The aircraft is now seventy-years-old and may fly into the coming decades due to a series of recent and upcoming upgrades.
Is it possible that the Vietnam-era B-52 bomber flies for 100 years? The aircraft is now seventy-years-old and may fly into the coming decades due to a series of recent and upcoming upgrades.
Years ago, Air Force weapons developers recognized that the B-52 airframes themselves were viable, despite the aircraft’s age. Thus, engineers have been working for years to reinforce the structure of the airframe and integrate a wide range of modern upgrades. These include a new CONECT radio system capable of using digital networking to share real-time intelligence data in flight, keeping pilots aware of fast-emerging new targeting information.
Even more recently, the B-52 has been in the process of being prepared to fire air-launched hypersonic weapons, cruise missiles, and even yet-to-exist weapons. The most recent development has been efforts to replace its legacy engine with a new, more fuel-efficient commercial engine designed to reduce fuel burn and maintenance requirements.
“This brings an ability to bring in more reliable piston engines and a digital backbone. If I want to be effective in an electronic attack, I need to have that digital side,” former Air Force Global Strike commander Gen. Tim Ray told The Mitchell Institute for Aerospace Studies in a video interview last year.
Along with an entirely new radar system, the B-52 is integrating new communications and networking technologies, which include a rapid, retargeting low-frequency radio replacement to support nuclear weapons communications. But perhaps of greatest significance, the datalink radio communications technology enables flight crews to receive intelligence updates and real-time targeting adjustments in flight, removing the need for attack crews to rely purely on pre-mission intelligence data.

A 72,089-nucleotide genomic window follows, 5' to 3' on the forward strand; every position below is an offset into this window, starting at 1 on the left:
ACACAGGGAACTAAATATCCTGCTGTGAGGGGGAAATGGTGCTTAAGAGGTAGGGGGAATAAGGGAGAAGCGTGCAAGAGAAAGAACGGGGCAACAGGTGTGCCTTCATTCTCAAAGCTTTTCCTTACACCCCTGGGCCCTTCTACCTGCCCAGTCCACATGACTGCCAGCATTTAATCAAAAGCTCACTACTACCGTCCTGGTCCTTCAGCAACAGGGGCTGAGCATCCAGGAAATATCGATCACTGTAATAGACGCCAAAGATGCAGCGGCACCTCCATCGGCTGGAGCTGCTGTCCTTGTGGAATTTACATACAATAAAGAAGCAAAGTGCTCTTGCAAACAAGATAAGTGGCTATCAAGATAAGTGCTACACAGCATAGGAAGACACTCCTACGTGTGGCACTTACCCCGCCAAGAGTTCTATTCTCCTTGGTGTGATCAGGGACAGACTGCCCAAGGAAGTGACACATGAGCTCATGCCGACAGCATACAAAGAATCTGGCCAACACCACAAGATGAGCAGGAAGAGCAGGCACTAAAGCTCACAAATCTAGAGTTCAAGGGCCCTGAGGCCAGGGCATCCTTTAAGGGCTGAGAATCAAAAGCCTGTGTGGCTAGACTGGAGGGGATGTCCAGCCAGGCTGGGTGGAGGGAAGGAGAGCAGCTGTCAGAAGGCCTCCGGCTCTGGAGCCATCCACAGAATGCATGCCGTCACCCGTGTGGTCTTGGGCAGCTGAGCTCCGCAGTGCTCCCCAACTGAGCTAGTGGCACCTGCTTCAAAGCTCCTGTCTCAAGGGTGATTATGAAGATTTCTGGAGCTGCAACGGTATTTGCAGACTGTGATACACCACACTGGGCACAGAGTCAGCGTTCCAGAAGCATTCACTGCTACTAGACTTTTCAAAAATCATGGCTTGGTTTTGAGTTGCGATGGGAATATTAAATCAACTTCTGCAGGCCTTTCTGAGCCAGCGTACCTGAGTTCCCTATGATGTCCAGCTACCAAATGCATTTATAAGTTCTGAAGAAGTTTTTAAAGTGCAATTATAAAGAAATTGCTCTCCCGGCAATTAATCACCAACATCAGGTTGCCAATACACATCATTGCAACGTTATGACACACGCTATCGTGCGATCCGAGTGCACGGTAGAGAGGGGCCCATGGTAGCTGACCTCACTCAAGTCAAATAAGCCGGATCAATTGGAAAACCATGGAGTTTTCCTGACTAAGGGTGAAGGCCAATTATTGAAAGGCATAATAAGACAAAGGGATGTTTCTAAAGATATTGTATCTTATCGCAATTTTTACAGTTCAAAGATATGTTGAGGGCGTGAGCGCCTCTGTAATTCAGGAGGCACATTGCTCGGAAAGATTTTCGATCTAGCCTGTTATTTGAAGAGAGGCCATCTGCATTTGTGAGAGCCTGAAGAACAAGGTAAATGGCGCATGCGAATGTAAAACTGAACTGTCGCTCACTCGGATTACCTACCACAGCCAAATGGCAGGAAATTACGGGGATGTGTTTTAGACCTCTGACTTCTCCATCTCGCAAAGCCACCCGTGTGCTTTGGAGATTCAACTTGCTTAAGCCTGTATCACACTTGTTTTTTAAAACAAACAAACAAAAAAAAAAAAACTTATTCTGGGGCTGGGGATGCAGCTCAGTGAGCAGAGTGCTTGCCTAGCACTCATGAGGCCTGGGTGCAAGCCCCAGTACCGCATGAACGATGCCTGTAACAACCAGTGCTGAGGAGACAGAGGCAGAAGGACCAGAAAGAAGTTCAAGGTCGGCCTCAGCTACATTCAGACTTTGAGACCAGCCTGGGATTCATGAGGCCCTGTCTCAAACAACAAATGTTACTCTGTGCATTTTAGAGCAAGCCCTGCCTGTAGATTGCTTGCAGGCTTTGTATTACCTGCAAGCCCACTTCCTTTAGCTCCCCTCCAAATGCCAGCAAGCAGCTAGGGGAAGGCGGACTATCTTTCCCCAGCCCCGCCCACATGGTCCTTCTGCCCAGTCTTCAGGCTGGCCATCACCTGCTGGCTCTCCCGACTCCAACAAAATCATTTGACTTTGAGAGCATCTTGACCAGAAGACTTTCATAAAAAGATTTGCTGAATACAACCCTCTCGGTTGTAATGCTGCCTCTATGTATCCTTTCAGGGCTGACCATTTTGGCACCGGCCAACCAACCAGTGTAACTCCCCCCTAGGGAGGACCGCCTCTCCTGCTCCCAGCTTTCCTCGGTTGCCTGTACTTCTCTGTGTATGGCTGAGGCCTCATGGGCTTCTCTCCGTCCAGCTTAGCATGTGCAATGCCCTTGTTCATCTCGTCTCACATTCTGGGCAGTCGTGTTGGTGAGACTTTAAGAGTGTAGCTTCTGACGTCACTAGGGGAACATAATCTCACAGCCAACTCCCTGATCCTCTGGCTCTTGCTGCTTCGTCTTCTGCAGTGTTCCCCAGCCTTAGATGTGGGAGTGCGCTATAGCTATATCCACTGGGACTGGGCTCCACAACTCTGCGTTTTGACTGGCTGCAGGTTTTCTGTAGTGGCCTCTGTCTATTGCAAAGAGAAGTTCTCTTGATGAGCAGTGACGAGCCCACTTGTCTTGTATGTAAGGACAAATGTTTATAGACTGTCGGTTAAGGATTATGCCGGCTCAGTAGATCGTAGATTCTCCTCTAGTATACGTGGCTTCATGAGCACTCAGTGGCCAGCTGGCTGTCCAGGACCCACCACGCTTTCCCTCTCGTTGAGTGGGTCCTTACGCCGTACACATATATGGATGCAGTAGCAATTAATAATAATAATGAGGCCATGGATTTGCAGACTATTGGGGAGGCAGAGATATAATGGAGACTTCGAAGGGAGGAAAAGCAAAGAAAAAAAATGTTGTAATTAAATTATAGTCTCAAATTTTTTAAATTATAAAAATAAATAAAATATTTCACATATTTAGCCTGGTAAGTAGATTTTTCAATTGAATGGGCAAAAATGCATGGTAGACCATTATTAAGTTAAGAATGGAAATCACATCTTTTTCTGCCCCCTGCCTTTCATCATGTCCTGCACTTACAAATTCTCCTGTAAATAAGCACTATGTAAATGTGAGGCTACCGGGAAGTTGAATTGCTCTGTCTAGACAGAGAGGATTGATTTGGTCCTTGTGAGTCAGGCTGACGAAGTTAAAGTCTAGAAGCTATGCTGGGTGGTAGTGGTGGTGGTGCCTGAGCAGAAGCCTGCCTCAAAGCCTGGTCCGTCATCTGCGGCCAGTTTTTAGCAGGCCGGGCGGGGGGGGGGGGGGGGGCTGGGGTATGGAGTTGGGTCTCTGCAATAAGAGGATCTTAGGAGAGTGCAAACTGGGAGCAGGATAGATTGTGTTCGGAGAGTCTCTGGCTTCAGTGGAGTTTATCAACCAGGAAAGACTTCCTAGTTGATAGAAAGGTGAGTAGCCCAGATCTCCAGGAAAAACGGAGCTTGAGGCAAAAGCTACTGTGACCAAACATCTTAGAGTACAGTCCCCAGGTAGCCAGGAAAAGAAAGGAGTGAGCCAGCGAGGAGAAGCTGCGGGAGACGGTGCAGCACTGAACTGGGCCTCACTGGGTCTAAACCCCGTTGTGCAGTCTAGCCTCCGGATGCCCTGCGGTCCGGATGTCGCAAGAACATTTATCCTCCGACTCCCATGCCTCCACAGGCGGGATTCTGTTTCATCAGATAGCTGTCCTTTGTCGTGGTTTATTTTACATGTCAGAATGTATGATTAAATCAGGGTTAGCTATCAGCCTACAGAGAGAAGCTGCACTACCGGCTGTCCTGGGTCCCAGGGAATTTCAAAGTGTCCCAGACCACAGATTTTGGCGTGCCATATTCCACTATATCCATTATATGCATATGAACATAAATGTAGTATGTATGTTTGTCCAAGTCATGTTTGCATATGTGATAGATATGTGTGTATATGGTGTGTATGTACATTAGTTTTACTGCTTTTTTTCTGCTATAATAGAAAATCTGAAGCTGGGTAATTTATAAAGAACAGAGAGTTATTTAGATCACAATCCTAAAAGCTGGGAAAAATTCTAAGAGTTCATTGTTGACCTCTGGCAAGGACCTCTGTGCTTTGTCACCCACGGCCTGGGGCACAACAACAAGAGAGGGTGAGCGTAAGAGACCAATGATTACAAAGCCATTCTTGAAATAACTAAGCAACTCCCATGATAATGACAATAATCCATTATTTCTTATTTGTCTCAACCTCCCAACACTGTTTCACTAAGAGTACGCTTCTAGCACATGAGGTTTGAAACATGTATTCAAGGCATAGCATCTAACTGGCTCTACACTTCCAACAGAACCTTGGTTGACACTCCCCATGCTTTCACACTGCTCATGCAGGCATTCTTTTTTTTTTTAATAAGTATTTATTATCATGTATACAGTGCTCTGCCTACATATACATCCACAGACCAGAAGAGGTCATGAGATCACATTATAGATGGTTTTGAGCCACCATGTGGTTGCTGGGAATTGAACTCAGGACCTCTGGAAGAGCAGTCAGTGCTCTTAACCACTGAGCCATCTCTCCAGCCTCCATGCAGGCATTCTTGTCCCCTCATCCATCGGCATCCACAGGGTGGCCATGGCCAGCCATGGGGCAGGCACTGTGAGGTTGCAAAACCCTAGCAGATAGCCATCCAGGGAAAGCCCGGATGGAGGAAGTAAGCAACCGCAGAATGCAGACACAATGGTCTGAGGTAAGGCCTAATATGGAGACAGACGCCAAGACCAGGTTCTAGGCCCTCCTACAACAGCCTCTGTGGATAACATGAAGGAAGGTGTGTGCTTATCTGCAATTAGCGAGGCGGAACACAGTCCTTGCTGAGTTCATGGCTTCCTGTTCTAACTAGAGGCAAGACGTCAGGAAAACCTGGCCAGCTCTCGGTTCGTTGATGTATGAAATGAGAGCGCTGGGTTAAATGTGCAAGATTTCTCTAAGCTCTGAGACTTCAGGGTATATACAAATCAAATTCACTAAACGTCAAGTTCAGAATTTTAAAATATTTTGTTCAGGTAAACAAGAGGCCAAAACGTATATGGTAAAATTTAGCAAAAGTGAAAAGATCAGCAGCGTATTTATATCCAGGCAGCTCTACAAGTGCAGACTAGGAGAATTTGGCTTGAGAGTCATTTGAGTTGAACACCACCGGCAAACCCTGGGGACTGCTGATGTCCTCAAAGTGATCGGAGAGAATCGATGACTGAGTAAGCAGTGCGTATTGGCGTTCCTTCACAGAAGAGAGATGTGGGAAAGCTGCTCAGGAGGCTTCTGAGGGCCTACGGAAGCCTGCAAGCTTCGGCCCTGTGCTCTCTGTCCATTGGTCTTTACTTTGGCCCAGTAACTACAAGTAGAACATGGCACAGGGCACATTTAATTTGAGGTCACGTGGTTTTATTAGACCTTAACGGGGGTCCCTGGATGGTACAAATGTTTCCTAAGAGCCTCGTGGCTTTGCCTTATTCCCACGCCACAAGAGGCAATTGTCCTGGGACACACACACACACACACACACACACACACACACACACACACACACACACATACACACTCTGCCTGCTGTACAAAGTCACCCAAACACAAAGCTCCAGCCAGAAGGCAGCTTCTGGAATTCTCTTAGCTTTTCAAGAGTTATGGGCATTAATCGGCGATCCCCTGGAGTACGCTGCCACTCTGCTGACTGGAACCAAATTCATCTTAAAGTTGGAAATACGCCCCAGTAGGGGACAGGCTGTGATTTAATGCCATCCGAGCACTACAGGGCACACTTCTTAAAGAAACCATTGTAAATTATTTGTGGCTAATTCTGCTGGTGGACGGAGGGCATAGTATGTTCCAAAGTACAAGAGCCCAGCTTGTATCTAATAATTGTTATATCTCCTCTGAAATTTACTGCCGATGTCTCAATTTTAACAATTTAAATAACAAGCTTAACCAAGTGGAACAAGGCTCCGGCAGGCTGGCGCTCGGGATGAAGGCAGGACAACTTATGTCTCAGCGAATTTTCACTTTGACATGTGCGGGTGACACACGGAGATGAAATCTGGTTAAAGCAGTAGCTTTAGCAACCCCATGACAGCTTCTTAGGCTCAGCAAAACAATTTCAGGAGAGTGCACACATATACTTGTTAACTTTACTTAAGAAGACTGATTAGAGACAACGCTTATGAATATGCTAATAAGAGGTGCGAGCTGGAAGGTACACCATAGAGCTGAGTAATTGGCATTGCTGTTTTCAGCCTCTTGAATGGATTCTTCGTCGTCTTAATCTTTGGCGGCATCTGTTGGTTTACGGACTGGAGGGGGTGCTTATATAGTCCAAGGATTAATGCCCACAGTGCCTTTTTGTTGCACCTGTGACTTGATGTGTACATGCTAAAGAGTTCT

The bomber has also in recent years been receiving a newly configured Internal Weapons Bay Upgrade (IWBU) enabling the aircraft to internally carry more JDAMS (Joint Direct Attack Munitions), Joint Air-to-Surface Standoff Missiles (JASSMS), and a weapon called the Miniature Air Launched Decoy, or MALD-J jammer variant. The emerging IWBU, which relies upon a digital interface and a rotary launcher to increase weapons payload, allows the B-52s to carry up to eight of the newest “J-Series” bombs.
In part due to these adaptations, the B-52 will become much more lethal with the addition of several futuristic weapons such as the now-in-development nuclear-capable Long Range Standoff Missile. Perhaps of greatest significance when it comes to weaponry, the Air Force plans to fire hypersonic weapons from the B-52. Last year, the Air Force completed a simulated shot at a target 600 nautical miles away with an AGM-183 Air-Launched Rapid Response Weapon. During that test, a B-52 received target data from sensors 1,000 miles away at Joint Base Elmendorf-Richardson, Alaska, according to a previous Air Force report.
Kris Osborn is the defense editor for the National Interest. Osborn previously served at the Pentagon as a Highly Qualified Expert with the Office of the Assistant Secretary of the Army—Acquisition, Logistics & Technology. Osborn has also worked as an anchor and on-air military specialist at national TV networks. He has appeared as a guest military expert on Fox News, MSNBC, The Military Channel, and The History Channel. He also has a Master’s Degree in Comparative Literature from Columbia University.